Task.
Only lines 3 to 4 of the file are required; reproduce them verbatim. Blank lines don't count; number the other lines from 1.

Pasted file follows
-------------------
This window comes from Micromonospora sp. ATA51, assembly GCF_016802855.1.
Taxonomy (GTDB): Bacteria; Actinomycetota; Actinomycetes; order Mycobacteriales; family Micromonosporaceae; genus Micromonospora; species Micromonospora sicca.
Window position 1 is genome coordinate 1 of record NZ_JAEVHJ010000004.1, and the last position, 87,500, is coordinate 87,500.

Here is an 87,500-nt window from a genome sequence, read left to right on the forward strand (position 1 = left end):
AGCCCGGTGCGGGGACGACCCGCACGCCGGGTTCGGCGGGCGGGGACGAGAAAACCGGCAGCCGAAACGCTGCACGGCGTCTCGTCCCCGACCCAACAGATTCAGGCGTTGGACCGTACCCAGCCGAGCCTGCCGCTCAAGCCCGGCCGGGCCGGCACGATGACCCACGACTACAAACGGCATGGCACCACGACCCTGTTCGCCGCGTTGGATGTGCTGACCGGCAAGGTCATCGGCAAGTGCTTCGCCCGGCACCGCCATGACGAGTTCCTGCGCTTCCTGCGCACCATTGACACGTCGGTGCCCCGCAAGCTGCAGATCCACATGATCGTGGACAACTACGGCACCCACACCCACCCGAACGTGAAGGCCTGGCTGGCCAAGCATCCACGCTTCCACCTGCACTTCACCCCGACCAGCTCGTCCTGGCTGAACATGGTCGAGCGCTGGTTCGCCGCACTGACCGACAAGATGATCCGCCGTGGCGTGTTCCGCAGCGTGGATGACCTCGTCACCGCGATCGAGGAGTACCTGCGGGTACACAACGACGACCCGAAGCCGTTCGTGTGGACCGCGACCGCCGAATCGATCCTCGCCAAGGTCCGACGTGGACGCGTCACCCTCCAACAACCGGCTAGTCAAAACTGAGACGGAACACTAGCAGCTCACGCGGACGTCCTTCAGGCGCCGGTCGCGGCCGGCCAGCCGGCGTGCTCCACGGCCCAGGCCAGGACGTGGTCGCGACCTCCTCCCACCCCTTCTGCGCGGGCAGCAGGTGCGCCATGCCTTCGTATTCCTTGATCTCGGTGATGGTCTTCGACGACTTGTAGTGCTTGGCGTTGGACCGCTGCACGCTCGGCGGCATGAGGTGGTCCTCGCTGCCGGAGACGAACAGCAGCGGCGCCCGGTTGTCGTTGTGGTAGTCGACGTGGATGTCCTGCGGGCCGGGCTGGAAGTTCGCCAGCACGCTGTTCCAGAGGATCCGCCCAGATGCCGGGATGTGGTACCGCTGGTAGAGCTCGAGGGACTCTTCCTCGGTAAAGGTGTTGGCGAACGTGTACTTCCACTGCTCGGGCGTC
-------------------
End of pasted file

Window position 1 is genome coordinate 1 of record NZ_JAEVHJ010000004.1, and the last position, 87,500, is coordinate 87,500.

Here is an 87,500-nt window from a genome sequence, read left to right on the forward strand (position 1 = left end):